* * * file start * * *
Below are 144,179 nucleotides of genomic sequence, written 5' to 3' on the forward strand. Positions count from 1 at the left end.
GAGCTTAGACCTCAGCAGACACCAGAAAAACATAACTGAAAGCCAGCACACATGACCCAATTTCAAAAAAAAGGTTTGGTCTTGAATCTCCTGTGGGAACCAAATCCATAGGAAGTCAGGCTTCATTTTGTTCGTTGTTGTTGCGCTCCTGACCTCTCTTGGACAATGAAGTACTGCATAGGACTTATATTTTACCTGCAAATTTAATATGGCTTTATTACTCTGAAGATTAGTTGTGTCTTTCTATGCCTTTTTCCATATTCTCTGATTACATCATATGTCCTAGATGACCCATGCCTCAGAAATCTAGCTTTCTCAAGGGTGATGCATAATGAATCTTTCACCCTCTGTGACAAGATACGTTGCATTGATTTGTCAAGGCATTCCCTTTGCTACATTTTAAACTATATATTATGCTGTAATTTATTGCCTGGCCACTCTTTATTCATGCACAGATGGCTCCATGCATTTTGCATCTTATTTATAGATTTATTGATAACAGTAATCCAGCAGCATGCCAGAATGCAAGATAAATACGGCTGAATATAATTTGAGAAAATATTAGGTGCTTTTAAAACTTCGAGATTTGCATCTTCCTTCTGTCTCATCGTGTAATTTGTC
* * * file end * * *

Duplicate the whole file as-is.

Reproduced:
Below are 144,179 nucleotides of genomic sequence, written 5' to 3' on the forward strand. Positions count from 1 at the left end.
GAGCTTAGACCTCAGCAGACACCAGAAAAACATAACTGAAAGCCAGCACACATGACCCAATTTCAAAAAAAAGGTTTGGTCTTGAATCTCCTGTGGGAACCAAATCCATAGGAAGTCAGGCTTCATTTTGTTCGTTGTTGTTGCGCTCCTGACCTCTCTTGGACAATGAAGTACTGCATAGGACTTATATTTTACCTGCAAATTTAATATGGCTTTATTACTCTGAAGATTAGTTGTGTCTTTCTATGCCTTTTTCCATATTCTCTGATTACATCATATGTCCTAGATGACCCATGCCTCAGAAATCTAGCTTTCTCAAGGGTGATGCATAATGAATCTTTCACCCTCTGTGACAAGATACGTTGCATTGATTTGTCAAGGCATTCCCTTTGCTACATTTTAAACTATATATTATGCTGTAATTTATTGCCTGGCCACTCTTTATTCATGCACAGATGGCTCCATGCATTTTGCATCTTATTTATAGATTTATTGATAACAGTAATCCAGCAGCATGCCAGAATGCAAGATAAATACGGCTGAATATAATTTGAGAAAATATTAGGTGCTTTTAAAACTTCGAGATTTGCATCTTCCTTCTGTCTCATCGTGTAATTTGTC